Marketplaces are central in the lives and livelihoods of urban and rural people in the Pacific and Asia. This session will explore these spaces of contestation, belonging and exclusion, and the moral considerations market actors negotiate in their daily interactions with known and unknown others.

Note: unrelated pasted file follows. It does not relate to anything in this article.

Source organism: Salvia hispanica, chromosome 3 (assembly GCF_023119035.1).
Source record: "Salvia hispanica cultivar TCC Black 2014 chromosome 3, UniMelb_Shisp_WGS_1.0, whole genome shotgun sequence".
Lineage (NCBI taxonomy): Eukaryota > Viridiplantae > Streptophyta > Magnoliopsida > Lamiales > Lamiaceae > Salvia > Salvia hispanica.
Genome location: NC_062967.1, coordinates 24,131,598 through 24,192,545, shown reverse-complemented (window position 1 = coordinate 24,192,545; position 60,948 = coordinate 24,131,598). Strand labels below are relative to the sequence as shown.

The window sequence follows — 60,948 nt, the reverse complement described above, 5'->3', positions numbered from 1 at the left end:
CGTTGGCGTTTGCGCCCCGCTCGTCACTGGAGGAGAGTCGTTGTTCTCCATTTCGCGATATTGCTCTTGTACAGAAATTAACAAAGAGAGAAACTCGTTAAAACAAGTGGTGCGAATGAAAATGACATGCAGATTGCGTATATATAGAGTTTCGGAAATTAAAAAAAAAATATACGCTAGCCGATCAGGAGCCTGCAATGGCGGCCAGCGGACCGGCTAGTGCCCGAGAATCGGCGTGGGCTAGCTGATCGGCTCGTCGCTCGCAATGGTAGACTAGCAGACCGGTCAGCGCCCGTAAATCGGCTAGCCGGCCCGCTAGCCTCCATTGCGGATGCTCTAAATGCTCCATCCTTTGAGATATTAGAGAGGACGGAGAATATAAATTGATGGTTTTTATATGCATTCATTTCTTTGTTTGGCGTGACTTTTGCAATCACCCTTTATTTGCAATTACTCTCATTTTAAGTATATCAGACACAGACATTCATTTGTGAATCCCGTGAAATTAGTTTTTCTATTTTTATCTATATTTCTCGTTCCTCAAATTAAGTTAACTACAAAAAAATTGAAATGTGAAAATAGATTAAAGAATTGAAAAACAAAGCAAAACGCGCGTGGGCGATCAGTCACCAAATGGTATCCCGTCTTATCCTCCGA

Open-air marketplaces are central institutions in the lives and livelihoods of urban and rural people throughout the Pacific and Asia. From large, permanent urban fixtures to small clusters of sellers periodically occupying a roadside corner or village clearing, these public spaces are important sites of trade but also of social exchange. In marketplaces people interact with both known and unknown others, notably in relationships around money. In doing so they grapple with moral considerations about how they ought to act with one another. Marketplaces are frequently sites of contestation, amongst marketplace actors (vendors, customers, and onlookers) themselves, and with the state. They are also characterised by power asymmetries, making them spaces of belonging and comfort for some, and fear and insecurity for others. Marketplaces have also been subject to particular moralistic visions by governments and development agencies about what these spaces should look like and how they should function. These spaces are also frequently enlisted in other projects - criminality, gambling, HIV/AIDS awareness, evangelising - that raise questions of morality. In this session we seek papers that explore different dimensions of morality in the marketplace including, but not limited to, who belongs, how people should interact and transact, the modes of regulation that shape these spaces, how different practices within the marketplace are perceived, and which activities are considered legitimate (and in who's eyes). We seek papers that are empirically grounded and theoretically engaged which examine issues of morality and marketplaces in the Pacific and Asia.